Tucson Daily Citizen from Tucson, Arizona on March 8, 1968 · Page 29
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Tucson Daily Citizen from Tucson, Arizona · Page 29

Tucson, Arizona
Issue Date:
Friday, March 8, 1968
Page 29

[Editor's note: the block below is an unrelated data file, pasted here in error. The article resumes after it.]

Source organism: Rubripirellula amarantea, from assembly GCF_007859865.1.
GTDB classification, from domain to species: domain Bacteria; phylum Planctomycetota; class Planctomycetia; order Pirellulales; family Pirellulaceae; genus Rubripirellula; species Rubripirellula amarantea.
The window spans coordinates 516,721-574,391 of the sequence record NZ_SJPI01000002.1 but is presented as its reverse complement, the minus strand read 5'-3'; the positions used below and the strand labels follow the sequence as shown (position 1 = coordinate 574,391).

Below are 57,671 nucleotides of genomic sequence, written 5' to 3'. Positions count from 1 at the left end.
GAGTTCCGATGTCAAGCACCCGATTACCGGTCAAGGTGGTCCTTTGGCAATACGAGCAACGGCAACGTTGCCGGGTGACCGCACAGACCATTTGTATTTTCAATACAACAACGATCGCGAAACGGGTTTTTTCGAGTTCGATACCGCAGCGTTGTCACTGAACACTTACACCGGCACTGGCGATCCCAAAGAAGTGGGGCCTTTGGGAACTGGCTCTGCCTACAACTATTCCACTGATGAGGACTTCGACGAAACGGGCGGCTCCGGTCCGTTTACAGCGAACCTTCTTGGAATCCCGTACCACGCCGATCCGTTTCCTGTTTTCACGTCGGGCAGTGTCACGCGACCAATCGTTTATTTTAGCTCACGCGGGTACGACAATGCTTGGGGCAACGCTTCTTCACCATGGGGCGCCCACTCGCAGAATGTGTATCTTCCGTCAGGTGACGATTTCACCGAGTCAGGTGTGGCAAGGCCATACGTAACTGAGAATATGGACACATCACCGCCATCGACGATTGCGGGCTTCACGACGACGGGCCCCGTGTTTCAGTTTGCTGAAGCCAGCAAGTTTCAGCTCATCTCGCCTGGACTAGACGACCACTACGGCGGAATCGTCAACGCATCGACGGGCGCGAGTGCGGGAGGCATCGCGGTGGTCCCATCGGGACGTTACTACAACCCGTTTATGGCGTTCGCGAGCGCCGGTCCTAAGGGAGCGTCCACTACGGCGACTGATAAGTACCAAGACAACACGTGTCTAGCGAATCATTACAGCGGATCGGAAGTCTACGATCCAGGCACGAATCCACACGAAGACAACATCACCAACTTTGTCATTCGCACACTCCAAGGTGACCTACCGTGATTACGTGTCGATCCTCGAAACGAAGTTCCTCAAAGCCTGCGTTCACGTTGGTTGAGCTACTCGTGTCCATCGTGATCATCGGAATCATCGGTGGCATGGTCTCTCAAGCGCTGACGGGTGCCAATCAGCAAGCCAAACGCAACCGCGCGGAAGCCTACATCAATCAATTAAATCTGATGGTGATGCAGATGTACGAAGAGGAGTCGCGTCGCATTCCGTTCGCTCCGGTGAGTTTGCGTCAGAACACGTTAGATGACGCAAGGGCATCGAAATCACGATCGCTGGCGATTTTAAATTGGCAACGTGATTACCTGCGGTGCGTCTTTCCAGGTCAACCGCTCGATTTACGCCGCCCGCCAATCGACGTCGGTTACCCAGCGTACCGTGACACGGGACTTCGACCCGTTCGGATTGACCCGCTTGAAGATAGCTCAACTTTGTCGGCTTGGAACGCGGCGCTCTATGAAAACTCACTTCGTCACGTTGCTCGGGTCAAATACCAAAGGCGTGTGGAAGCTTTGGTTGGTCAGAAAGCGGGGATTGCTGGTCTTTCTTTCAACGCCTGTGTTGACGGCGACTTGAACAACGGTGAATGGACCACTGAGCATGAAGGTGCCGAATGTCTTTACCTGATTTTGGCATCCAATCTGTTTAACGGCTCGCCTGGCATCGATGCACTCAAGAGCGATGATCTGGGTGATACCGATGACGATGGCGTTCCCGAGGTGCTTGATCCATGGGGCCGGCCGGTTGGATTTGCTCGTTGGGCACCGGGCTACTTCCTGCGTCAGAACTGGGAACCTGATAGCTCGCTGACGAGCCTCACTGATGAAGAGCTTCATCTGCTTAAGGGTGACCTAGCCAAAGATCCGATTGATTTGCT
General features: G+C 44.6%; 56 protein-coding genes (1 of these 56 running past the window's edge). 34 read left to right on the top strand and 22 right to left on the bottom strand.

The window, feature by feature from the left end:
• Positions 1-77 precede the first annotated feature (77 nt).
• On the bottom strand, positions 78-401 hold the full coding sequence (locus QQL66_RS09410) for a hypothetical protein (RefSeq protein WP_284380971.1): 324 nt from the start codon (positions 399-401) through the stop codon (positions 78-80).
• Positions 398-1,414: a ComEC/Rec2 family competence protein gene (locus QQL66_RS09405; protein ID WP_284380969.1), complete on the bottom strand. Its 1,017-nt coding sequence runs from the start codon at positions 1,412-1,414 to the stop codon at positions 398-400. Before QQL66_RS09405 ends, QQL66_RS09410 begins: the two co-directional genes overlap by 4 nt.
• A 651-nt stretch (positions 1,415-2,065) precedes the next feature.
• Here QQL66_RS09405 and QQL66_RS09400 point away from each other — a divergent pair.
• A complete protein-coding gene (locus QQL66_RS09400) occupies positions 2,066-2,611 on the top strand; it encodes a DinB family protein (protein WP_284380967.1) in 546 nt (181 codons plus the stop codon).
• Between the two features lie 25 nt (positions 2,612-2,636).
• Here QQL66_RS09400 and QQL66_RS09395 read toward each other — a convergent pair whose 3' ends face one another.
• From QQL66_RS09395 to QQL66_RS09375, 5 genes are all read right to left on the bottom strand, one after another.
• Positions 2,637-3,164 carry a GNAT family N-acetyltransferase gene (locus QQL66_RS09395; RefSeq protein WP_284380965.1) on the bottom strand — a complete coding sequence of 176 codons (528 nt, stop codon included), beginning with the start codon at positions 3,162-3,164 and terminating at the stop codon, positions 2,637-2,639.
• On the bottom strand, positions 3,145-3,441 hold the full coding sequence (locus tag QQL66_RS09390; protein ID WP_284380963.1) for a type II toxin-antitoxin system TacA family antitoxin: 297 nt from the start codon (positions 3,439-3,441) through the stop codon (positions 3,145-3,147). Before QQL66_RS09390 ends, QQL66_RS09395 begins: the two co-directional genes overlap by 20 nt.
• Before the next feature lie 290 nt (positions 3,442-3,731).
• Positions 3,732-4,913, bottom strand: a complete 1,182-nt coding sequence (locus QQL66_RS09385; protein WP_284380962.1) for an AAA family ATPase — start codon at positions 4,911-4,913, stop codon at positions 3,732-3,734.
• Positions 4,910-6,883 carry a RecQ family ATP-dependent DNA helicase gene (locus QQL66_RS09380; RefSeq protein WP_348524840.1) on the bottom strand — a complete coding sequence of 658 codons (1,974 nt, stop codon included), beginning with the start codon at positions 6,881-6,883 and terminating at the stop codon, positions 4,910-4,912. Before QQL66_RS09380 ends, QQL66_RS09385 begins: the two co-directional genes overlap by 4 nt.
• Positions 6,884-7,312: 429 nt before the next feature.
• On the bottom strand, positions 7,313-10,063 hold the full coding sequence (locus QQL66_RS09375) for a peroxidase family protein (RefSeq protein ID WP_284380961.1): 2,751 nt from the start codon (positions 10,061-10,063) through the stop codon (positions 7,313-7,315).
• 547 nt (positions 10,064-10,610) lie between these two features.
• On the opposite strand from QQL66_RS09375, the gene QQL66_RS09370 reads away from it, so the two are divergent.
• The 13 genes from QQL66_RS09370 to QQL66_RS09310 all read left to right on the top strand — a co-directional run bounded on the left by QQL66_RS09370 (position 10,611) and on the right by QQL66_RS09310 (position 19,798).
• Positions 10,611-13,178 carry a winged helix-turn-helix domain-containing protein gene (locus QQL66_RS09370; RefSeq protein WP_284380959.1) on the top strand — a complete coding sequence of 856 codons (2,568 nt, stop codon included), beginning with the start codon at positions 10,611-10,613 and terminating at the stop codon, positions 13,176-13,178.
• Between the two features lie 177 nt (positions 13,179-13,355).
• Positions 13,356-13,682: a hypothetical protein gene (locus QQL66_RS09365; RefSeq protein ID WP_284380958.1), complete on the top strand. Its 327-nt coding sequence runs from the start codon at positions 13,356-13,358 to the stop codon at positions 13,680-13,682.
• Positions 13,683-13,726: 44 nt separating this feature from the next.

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Mekong Delta Trying Comeback Amid Fears Of Violence By GEORGE MCARTHUR Associated Press Writer VINH LONG, Vietnam (AP)The Communist Tet offensive virtually paralysed the Mekong Delta. Five weeks after the assaults, recovery is barely beginning and Viet Cong forces roam the countryside almost at will. Hard-won gains in the pacification program have been lost in the 16 delta provinces containing six million people, one third of South Vietnam's population. The psychological benefits of last year's elections also may be lost. The fear of a new Viet Cong offensive is so pervasive that a market has sprung up for empty sandbags. Once available for the asking, they now sell for about 10 cents each in the biggest city, Can Tho. People are building bunkers in their homes. Nobody in a responsible posi- tion hazards a guess on how much time and effort will be required to repair the damages. All say it won't be quick and it won't be easy. The delta's three biggest cities--Can Tho, My Tho and Vinh Long--and many lesser towns were badly shot up in the fighting. About half of the once charming colonial-style city of Vinh Long was destroyed or damaged. A tour of the cities and what one can see of the countryside raises little cheer. The Vietnamese and American forces in the delta are largely buttoned up in cities and towns. It has been a Vietnamese cliche for years that the present war began in the rice-growing delta and will someday end there. A hopeful development was the appointment one week ago of Maj. Gen. Nguyen DucThang as military commander of the 4th Corps, the delta area. He flew into his headquarters at Can Tho that afternoon and within an hour had two companies of rangers on an offensive patrol. The big, outspoken former chief of the pacification program then drove 30 dangerous miles, Vinh Long to Can Tho, with only two trucks as escort to prove that the road was open. Thang can't be everywhere and the Viet Cong have lapped over the low paddies like a flood. At best the South Vietnamese control major towns and nominally hold the Bassab and Mekong Rivers and much- scarred Highway 4 leading southward from Saigon. Commercial traffic on the rivers, however, is only a trickle. The Viet Cong warned the people to stay off and most of the outposts along the river have fallen, many without a shot. On one 20-mile stretch of the Mekong River, 10 of 15 outposts fell. Elsewhere the picture is similar. Trucks and buses are moving again on Highway 4 but elsewhere the roads are largely through Viet Cong territory and Viet Cong tax collection points. "There are little Viet Cong flags everywhere," said a saddened helicopter pilot who has known the delta since 1963. "Until now the Viet Cong would put them up at night and people would tear them down in the daylight. Not any more." His reaction was typical of feeling among American advisors--high and low. Rosy opti- Editorials Markets Roads To Airport On Agenda o Access Streets Discussed Today Is the city of Tucson meeting its obligation for access roads to Tucson International Airport? City officials seem to think so. The Tucson Airport Authority is doubtful. And county government leaders offered to discuss the situation to see if they can help out. Today these officials were to meet to review the problem. - The TAA fears adequate access roads will not be available to take care of traffic that 400- seat jumbo jets will generate when they begin service he in 1970 or 1971. Even with future access road plans in the works, the authority sees an immediate need for a direct route from the airport to Benson Highway, such as Tucson Boulevard. (See map page 6.) City Engineer Verne Tregonis questions justification of developing Tucson Boulevard from Valencia to the highway. City Manager Roger O'Mara wants more information. Thomas Jay, chairman of the County Board of Supervisors, and the board's legal counsel, Robert Hillock, have suggested the county help pay for a temporary road running north from the airport -- preferably Tucson Boulevard. Hillock thinks the road -- including right-of-way not yet obtained -- can be built for about $250.000. It is this temporary construction proposal that probably will take up most of the discussion today The city plans to make Valencia Road, from Country Club Road 'to Insterstate 19 (the new Nogales freeway) a six-lane thoroughfare with a 20-foot landscaped median. It is hoped this project will be completed by December, 1969. 1-19, -already completed to Valencia, joins 1-10 for a freeway route to the downtown area. South Park Avenue, running north from Valencia to 24th Street, will be a four-lane street and will be finished by early 1969. Valencia will be able to handle 30,000 cars a day while Park Avenue is set for 15,000. Also involved in the overall plan is construction of 1-710, a penetration route running from Campbell Avenue to southeast of the airport, as traffic demands. It would be the southern end of the Catalina Expressway as proposed by the Tucson Area Transportation Planning Agency. One city official suggested that for a temporary link to the Benson Highway, paving of Country Club Road might be more feasible since 100 feet of right-of-way already exists. Recently Tucson Boulevard from the airport north to Valencia Road was developed into a divided street. North of Valencia on Tucson Boulevard there exists a dirt street to Bilby Road. From there to Bantam Road, three blocks south of the highway, there is nothing but desert. Jay believes Tucson Boulevard could be made into a temporary road without any major work. "It would be' a clean and clear drive to U.S. 80," he said. Jay added that right-of-way property should be reasonable now. "We also should check the availability o£ federal funds," he said. FRIDAY, MARCH 8, 1968 PAGE 29 Sports Classified Smoke Rises After Air Strike Three Viet Cong sampans were demolished in this area after being spotted by a Mohawk crew. Flight of heli- copters can be seen in the background. Tucson Daily Citizen reporter John Riddick (left, in photo at right) gets briefed by pilot, Maj. Gordon Wagner, before they took off on patrol. (Citizen Photo by John Riddick) No 'Devils' To Help When Mohawk Finds Charley Your man in Vietnam goes on a patrol flight aboard a Mohawk with a Ft. Huachuca- trained crew. This is the second of two articles on the Delta Hawks and their mission in the Viet Cong-infested Mekong Delta. By JOHN RIDDICK Citizen Staff Writer /CAN THO - "You'll be seeing Charley and lots of them," Maj. James Bond, the Delta Hawks commander, said before the Mohawk took off. It was late afternoon and the Mohawk was going hunting for Viet Cong just west of the Can Tho airfield. Since the Tet offensive, there has been considerable activity by the Viet Cong in this area although they have been chased out of Can Tho city itself. The air base is regularly attacked with mortars and rockets which have killed two men of the 244th Aviation Company. The Americans are anxious to clear out the territory used by the VC. The pilot for the Mohawk was Maj. Gordon Wagner of Marathon, Wis., who was stationed at Ft. Huachuca as an instructor in the Combat Surveillance School for a year prior to last September. "I love flying this plane," said Wagner as it lifted off the runway and started out over the rice paddies. "It's got a great capability. "Although we have the most difficult, cotton-picking target in this country, we've also got something to keep Charley in check and a capability yet to be proven in combat to its fullest extent. "If he tries to make any mass movements, we can pinpoint him through one means or another." The rivers and canals crossed the country below us like so many irregular lines on a green checkerboard. The area to be checked was just a few miles from the Can Tho airfield. "That's where the mortars are coming from," said Wagner. "Down there are some graves that were freshly dug by the VCs. "This is a free strike zone. All of the people have been told to leave by the province chiefs and anything in there is fair game. "We were hit here this morning by ground fire. Later we called in an air strike and got three 30-to 40-foot sampans." There was still smoke drifting up from the area. The Mohawk twisted and turned over the rice paddies and then suddenly a sampan could be seen coming up a canal. Maneuvering over the area, Wagner said: "There are six sampans down there. Let's see if we can get some devils {Huey Cobra helicopter gunships) in here." Wagner reported his "sightings" to a ground racjio station and asked for the gunships. The voice at the other end said: "There is an intelligence report of one group of 300 VC, another of 400 and another of 200 in the ares. They are supposed to be in battalion strength." Wagner said: "Roger. We'll check it out." The ground station replied: "I'd appreciate it." Wagner then dived to near 'Take-Over' Plan Urged For Transit An advisory committee to the mayor and City Council will recommend that an emergency plan be developed which would enable the city "to take over" local bus companies in the event they cease operation. Meeting today, the city transportation committee also urged consolidation of Tucson's two companies -- Tucson Transit Corp. and Old Pueblo Transit Co. It said the City Council should do what it can to facilitate a merger. The two recommendations were given top priority in a list of four suggestions to the mayor and council. A third was to get a Metropolitan Transit Authority bill introduced in 1969 and the last asked the council for guidelines for the citizen's group, headed by University of A r i z o n a Professor Donald Woods. Local bus problems have occupied the committee for the last several months. It has ex- Dockers Won't Load SpockBoat NEW YORK (AP) -- Longshoremen have refused to load a ketch onto a freighter for shipment to the Virgin Islands for Dr. Benjamin Spock, the pedia trician, author and critic of the Vietnam war. amined various alternatives aimed at getting better service. Today the committee heard the manager of Tucson Transit Corp. give an optimistic view of service improvement by his company, largest of the two operating here. Harry Helterbran conceded the company has many problems to overcome. He added, however: "These things can't be corrected overnight, but it didn't get in this shape overnight either." The recommendations to the mayor and council may come before it Monday. Actually the committee's report was hi a letter of transmittal covering three subcommittee reports on alternatives to the bus problem here. Sihanouk May Support U.S. BANGKOK (UPI) -- Prince Norodom Sihanouk said Thursday night he was so angry at the Communists he may "side truly with the Americans" and turn his own job over to his pro-American military commander. Sihanouk, in a radio broadcast heard in ' Bangkok, mentioned as his possible successor Gen. Lon Nol. Bodies Of 16 Miners Discovered BELLE ISLE, La. (UPI)-Rescuers found 16 bodies today in the maze-like depths of the huge Cargill salt mine, where 21 miners were trapped by fire Tuesday. The search continued for the other victims. Clayton Tonnemaker, a Cargill vice president, came out of a rescue headquarters shack drawn and pale to tell newsmen a four-man rescue iteam found the 16 dead. "We have found 16 bodies far away from the main shaft," Tonnemaker told newsmen. He spoke so low it was hard to hear him above the whine of compressors still pumping air into the mine. Several workers at the mine entrance--friends of the victims --burst into tears. Doctors finally put them in a helicopter and took them from the scene. The bodies were sprawled in the hazy and dark recesses far back in a passageway from the mine's quarter-mile-deep main shaft. The team was the sixth rescue group to enter the huge mine since a fire wiped out the entrance to the main shaft and destroyed its elevator equip mant. Dist. 2 Woods Are Full Of Potential Udall Foes By CECIL JAMES Citizen Staff Writer If congressional hopeful Bill' Bowler, the only declared Republican candidate in District 2, is beginning to get claustrophobia it's understandable. At this early stage there seem to be enough other potential candidates for the seat to crowd the lobby of GOP headquarters. In the past Republicans have been lucky to come up with one person willing to take on the popular Democratic Rep. Morris K. Udall. But many of the GOP faithful believe 1968 may be the year to oust Udall. The Republican candidate, they say, will get a strong ride on the coattails of Barry Goldwater, the party's candidate for president in 1964 who is seeking to regain his U.S. Senate seat. Some Republicans also believe Udall's change of mind to a dovish position on the Vietnam war will work against him -- that Udall could be a victim of a "throw the rascals out" movement across the country. At any rate, Bowler, pastor of Metropolitan Baptist Church and an outspoken conservative, isn't going to have a free ride in the primary. There , will be at least one more candidate. He probably will have the vocal support of most party regulars but, more importantly, their financial backing. Observers believe the GOP will have to spend $60,000 to $70,000 in the effort to take away Udall's seat. Described this week as an "unannounced candidate" was Oliver Pierce, Pima County Republican chairman. Pierce is credited with doing a good job of organizing the GOP committee and is liked by most factions in the party. He recently received a boost from state GOP leaders when he was named to direct Southern Arizona efforts in Operation Broad- base, a registration drive. Also considering making the campaign is the man who tackled Udall in J966, G. Alfred McGinnis. McGinnis polled 45,326 votes to Udall's 66,813. McGinnis was reported earlier to be ready to announce his support of Bowler, but says he is encouraged by offers of endorsements and financial aid for his own candidacy. McGinnis adds quickly that he'll support Bowler if he is nominated, but he thinks the clergyman has "a lew political facts of life to learn . . . mainly about money and organization, the name of this game." By his own admission, Rex R . W a i t e , administrative analyst and property manager n the city's urban renewal division,- is eager to jump into the ampaign. The former chairman of the Eastside Young Republicans is state chairman of the American Federation of State, County and Municipal Employes, AFL-CIO. The labor group recently won formal recognition by the City Council -- a fact that won't endear Waite to some staunch Republicans. There are still other "potential candidates." One is former City Councilman James L. Kirk, who says his decision still is in the "formative" stage. Some obervers feel that if a [ight develops among party regulars a compromise candidate may result. Being mentioned as such a dark horse is Hugh W. Stewart, an attorney not too well known in the party but well liked by those who are acquainted with him. Associates say Stewart was being groomed last fall to oppose Udall but that he is not sure he can spare the time necessary for a congressional campaign. McGinnis says he'll gladly step aside if Stewart will run. How the other "candidates" feel remains to be seen. tree-top level and swoopec around for a while before pull ing up. "This area also has .50 caliber guns. You don't want to get too close." Two more sampans were slowly easing their way up a stream. "There are not supposed to be any friendlies out there," said W a g n e r . "That's Charley. They've pulled off to the side and are trying to slowly go through the bushes beside the bank." Wagner called in his findings. On the ground, the American on the radio was seated across the desk from Vietnamese who were calculating the meaning of the sightings and thinking in terms of distinguishing between friend and foe. The Mohawk flew over another river channel where there was more sampan activity moving towards a cluster of homes on the banks. This was not in the free strike zone. And then back in the strike zone, another sampan was struggling through some sort of growth in a canal. "There's another guy down there," said Wagner. "This place is filthy with them." The ground station said that the Cobras were occupied with more urgent matters and unavailable for a strike. "We'll fire some artillery," said the station. 'It'll take us 05 (5 minutes) to crank it up. Give me coordinates." Wagner gave them. White smoke came up near two sampans -- but not near enough. Four more rounds were fired, but the artillery was out of range. "When you see that much activity in this place, there's a hell of a lot of them down there," said Wagner. But by now it was sunset and the Mohawk returned to the field. The next day in the area to the west of the Can Tho airfield an element of the U.S. 9th Infantry Division came in contact with Viet Cong in battalion strength. There were 16 Americans killed, 42 wounded and seven helicopters shot down. mism is hard to find in the deJ- ta. American officials now speak freely--but privately--of bureaucratic scandals previously swept under the rug. One such is the province of An Giang where "the province chief went nto a state of shock although a hot wasn't fired." He clamped a 3 p.m. curfew and with- rew his forces to the towns, saving the countryside to the iet Cong. There were other provinces nd towns where the South Viet- amese forces were first-rate. Vhere the leadership was good, he local forces frequently per- ormed stoutly. "We were taken completely by surprise," one ranking prov- nce official admitted. Another said it could happen again. The Communists are known to have held back part of their striking power and allied .ntelligence in the delta is, admittedly, worse now than be"ore. "Our antennae will be a bit better tuned, we hope," added one American adviser. The major American advisory :ffort is directed toward getting lie South Vietnamese forces again on the offensive, out in he countryside hunting down v'iet Cong forces. Some Ameri- ans want to take the South Vietnamese out of the pacifica- ion business entirely--half their lattalions were supposedly guarding pacification projects jefore Jan. 31. One problem is that half of iaigon's forces were on leave or Tet--the lunar new year--at he time of the Communist at- acks. Nobody yet knows how many came back, but it was es- ablished that South Vietnamese units are all understrength, many seriously so. The 59-man pacification teams on whom so much depended are also a question. When the attacks came 205 teams were in the delta. Now 115 teams are in their original areas, but some number only a handful of the stout-hearted. There were 15 battalions on pacification tasks when the Red offensive started. Six remain in Revolutionary Development areas. When the Communists struck Jan. 31 there were one Ameri- ·an and three South Vietnamese divisions in the delta, along with angers, militia forces and other small units. Counting the poke, the South Vietnamese and Americans had perhaps 200,000 men--at least on paper. The Viet Cong forces are estimated o have numbered far less than half that. No regular North Vietnamese units had been infiltrated into the delta. As the South Vietnamese have resisted th^ stationing of American units here, the Viet Cong have opposed intervention by their northern allies. Without the intervention of arge American reinforcements --plus sweeping command and )ureaucratic changes--it is dif- "icult to see how the American advice to be "more offensive" can bear much fruit- As it is now, the Communists lold the offensive and are con- olidating their victory. They are recruiting young men at a rate which raises fear among American officers. American pessimism can be measured in one official's estimate of the Red offensive's goals. He gave these aims which he thought the Viet Cong loped to achieve: --To put the South Vietnamese on the defensive. --To harass the roads and isolate the district towns. --Create an economic blockade by halting the normal flow of agricultural products. --To accelerate their own recruiting. --To restrict airfield activity by mortar attacks and to damage American aircraft and air activity. --To eliminate the troublesome outposts which dotted the area, particularly along the janks of the major rivers and canals. --To prepare the way. for another offensive. By the account of American officials on the scene all these goals were accomplished except the last, which is still under way. \